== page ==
GRI, pioneer of the world’s most widely used sustainability reporting standards, and CDP, host of the largest global collection of self-reported climate change, water and forest-risk data, have just released their latest linkage guidance to support companies in their reporting on climate-related impacts.
Estimates by the International Finance Corporation and Carbon Trust predict the global cost of climate change impacts will stand between US$ 2 trillion – US$ 4 trillion by 2030*.
The updated documents from GRI and CDP will enable organizations to report on their critical climate change and water impacts, and ultimately take steps to reduce these impacts, using the very latest guidance.
The latest guidance comes at a timely moment ahead of Earth Hour on Saturday 19 March and following the 21st annual meeting of the Conference of the Parties (COP21) at the end of 2015, which set a new target for organizations and governments to take action to reduce their impacts on climate change to ensure we stay well below the 2-degrees Celsius threshold.
Both GRI and CDP were also invited to share insights at the February meeting of the newly-established Taskforce on Climate-related Financial Disclosure, which was formed during COP21 by the Financial Stability Board (FSB). The aim of the Taskforce is to drive the climate agenda forward and improve climate-related disclosures from listed companies around the world.
“With the G20 setting up a Task Force on principles and best practices for disclosure of climate-related financial risks, there is no better time for businesses to pay attention to their corporate disclosure”, says Pedro Faria, Technical Director at CDP. “The alignment between GRI and CDP on climate change and water disclosure facilitates more consistent corporate reporting on these physical, regulatory and reputational risks, and their sources, whilst reducing the reporting burden for companies. This also enables financial stakeholders to better understand and compare how businesses are managing climate-related issues for a resilient future.”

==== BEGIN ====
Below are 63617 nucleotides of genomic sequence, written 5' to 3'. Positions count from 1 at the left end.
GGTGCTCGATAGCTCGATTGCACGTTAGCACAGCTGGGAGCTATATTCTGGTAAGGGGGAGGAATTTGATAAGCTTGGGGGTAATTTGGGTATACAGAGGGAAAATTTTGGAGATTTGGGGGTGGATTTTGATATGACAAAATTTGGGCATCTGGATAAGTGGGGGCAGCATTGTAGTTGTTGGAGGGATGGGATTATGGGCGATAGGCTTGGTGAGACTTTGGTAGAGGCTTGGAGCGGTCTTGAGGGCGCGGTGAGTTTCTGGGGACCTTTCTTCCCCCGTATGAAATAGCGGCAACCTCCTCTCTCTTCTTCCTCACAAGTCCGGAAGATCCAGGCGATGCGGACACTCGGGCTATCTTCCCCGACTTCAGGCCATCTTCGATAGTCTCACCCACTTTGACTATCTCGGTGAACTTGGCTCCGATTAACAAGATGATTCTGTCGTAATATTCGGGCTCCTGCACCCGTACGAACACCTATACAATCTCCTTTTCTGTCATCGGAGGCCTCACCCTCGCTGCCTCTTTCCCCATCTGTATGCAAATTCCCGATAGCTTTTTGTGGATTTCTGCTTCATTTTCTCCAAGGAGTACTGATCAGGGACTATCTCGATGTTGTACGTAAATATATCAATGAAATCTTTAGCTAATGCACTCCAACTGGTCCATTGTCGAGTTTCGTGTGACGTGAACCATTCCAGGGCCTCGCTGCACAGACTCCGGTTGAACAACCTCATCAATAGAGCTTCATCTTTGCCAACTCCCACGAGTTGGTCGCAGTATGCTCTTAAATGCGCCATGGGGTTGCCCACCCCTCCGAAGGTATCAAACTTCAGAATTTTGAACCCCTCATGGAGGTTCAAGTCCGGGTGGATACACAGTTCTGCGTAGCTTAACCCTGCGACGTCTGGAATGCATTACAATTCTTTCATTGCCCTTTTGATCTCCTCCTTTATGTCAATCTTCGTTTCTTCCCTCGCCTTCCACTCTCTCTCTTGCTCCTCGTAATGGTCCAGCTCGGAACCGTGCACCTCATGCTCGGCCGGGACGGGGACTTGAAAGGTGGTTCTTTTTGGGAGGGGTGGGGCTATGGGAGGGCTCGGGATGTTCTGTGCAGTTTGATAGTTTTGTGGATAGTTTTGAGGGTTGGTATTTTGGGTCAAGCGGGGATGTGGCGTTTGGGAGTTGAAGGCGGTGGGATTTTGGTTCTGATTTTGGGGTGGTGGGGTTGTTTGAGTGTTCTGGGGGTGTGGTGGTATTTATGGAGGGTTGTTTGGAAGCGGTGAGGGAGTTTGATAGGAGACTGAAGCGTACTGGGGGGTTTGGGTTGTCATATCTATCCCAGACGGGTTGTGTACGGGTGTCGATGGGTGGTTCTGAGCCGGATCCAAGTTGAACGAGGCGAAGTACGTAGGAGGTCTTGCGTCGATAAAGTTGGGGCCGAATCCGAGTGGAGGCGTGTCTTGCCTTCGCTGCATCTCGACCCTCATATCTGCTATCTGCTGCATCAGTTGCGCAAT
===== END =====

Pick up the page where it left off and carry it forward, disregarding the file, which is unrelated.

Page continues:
Since 1997, GRI has provided metrics on climate change and these disclosures are among the most frequently reported by organizations that use GRI Sustainability Reporting Standards. Of all the reports held in the GRI Sustainability Disclosure Database for 2015, 21% (more than 3,000) reported on climate-related impacts using both CDP and GRI. The US saw the highest share of reports referencing both GRI and CDP – 55% during 2015, and these figures are expected to increase as more organizations begin monitoring their impacts on climate-related issues.**
“Over the last two years we’ve seen the number of organizations using the linkage documents on climate change and water disclosure more than double,” explains Bastian Buck, GRI’s Standards Division Director. “This highlights the increasing importance companies are placing on their reporting of these environmental impacts, and the growing demand for guidance in these areas.”
* Source: International Finance Corporation and Carbon Trust, 2011
**The data included here is based on GRI’s Sustainability Disclosure Database as of 1 March 2016. The data available in the database is collected by GRI in collaboration with its data partners and captures all reports of which GRI is aware.